Besides Beattie, other public representatives include former Utah Supreme Court Justice Michael Wilkins, and Tea Party Leader David Kirkham among others. Some have already criticized the Legislature for drawing members from the public who do no represent the non-profit advocacy groups who not only use the current Government Records Access and Management Act (GRAMA) regularly but who were also vocal in the call for the repeal of HB477.
“Pretty much everyone involved in this fight knows the press are critical. But the other part of it is that lots of nonprofits and advocacy groups are out there that use GRAMA regularly,” says Matt Pacenza, policy director for the Healthy Environment Alliance of Utah, (HEAL Utah), an anti-nuclear, environmental advocacy and awareness group.
Pacenza was also one of the major organizers of the rally at the state capitol the last day of the Legislature that helped fill the capitol with hundreds of protesters who shouted for repeal of the bill. “Obviously there’s some good names on the [working group] list, some super-bright folks. But there’s also glaring omissions,” Pacenza says. “The Legislature needs to understand this is not just about the press.”
While voices of advocacy groups may not be a part of the working group, another kind of rallier will be taking decision-makers to task. Jesse Stay, a social-media author and entrepreneur is one group member who will be representing the “new media.” Stay created the Repeal HB477 Facebook page and challenged the bill for not only being rushed without proper public input, but for ignoring technological solutions that could remedy many of the lawmakers’ concerns.
“The first question I asked when they asked if I wanted to be a part of this is: Is the event going to be streamed live?” Stay says. The fact that the event will be live-streamed was a plus for Stay who prides himself on transparency. Besides having written three books on Face Book, Stay believes the expertise he hopes to bring to the process will be in educating lawmakers about tech solutions to the issue.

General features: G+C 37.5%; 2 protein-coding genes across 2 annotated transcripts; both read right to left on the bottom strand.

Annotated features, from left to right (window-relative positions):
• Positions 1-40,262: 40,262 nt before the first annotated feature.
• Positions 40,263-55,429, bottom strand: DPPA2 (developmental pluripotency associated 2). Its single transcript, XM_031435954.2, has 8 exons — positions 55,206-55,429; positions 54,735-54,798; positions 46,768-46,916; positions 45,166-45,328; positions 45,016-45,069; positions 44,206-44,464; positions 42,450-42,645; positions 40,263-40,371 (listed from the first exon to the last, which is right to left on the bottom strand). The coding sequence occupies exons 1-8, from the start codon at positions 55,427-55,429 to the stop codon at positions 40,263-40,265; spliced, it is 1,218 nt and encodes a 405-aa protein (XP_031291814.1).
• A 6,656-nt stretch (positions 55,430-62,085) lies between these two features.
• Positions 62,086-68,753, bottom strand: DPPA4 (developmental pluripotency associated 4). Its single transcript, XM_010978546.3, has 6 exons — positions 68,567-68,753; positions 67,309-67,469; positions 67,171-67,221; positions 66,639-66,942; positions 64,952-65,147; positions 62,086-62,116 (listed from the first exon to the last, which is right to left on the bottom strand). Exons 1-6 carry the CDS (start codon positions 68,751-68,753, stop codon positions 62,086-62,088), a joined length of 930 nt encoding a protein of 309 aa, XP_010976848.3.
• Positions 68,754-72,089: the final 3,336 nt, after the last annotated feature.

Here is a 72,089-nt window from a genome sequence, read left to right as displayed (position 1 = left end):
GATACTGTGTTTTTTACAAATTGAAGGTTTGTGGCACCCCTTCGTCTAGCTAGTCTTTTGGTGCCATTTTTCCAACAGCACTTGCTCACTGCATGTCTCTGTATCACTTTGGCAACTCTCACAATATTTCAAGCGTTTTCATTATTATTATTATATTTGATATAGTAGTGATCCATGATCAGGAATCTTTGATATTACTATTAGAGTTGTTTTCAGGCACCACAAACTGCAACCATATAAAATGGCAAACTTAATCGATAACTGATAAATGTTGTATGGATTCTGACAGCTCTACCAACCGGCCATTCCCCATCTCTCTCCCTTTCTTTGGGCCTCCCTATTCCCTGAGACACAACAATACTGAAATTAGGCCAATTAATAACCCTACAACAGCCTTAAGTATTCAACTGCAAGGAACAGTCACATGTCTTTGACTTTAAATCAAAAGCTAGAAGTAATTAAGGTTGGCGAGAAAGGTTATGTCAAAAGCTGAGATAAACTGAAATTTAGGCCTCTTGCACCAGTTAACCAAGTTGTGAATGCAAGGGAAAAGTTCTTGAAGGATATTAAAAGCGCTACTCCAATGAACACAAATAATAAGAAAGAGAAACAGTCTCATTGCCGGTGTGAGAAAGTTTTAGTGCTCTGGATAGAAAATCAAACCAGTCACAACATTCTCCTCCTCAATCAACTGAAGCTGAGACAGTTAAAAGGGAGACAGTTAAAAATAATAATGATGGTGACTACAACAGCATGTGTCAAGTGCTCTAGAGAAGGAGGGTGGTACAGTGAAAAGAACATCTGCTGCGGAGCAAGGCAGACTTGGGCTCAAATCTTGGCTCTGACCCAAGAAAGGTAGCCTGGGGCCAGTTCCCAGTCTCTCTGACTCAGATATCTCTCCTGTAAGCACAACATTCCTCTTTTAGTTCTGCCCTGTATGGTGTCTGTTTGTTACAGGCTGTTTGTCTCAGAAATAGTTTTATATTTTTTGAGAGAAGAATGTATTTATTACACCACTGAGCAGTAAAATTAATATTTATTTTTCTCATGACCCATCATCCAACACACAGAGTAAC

“I’m hoping to help the government come up with technology to share everything online and then be able to protect the privacy of citizens through automated processes—a process that’s not costing the state all the money they claim they’re being charged by handling these GRAMAs,” Stay says. It’s actually technology Stay develops professionally that helps people filter public and private information currently for social media platforms like Facebook.
While Stay admits he has been openly critical of the bill and the way it was originally passed he hopes to enter into the process as openly as possible. “I intend to be live-tweeting the through the entire meeting, posting on Facebook and asking for input,” he says.
The working group’s first meeting will be held Wednesday, March 23, at 9 a.m. at the Utah State Capitol. 350 N. State. Senate Building Room 210 The meeting is also expected to be streamed live and links will also be added to this post as that information is made available.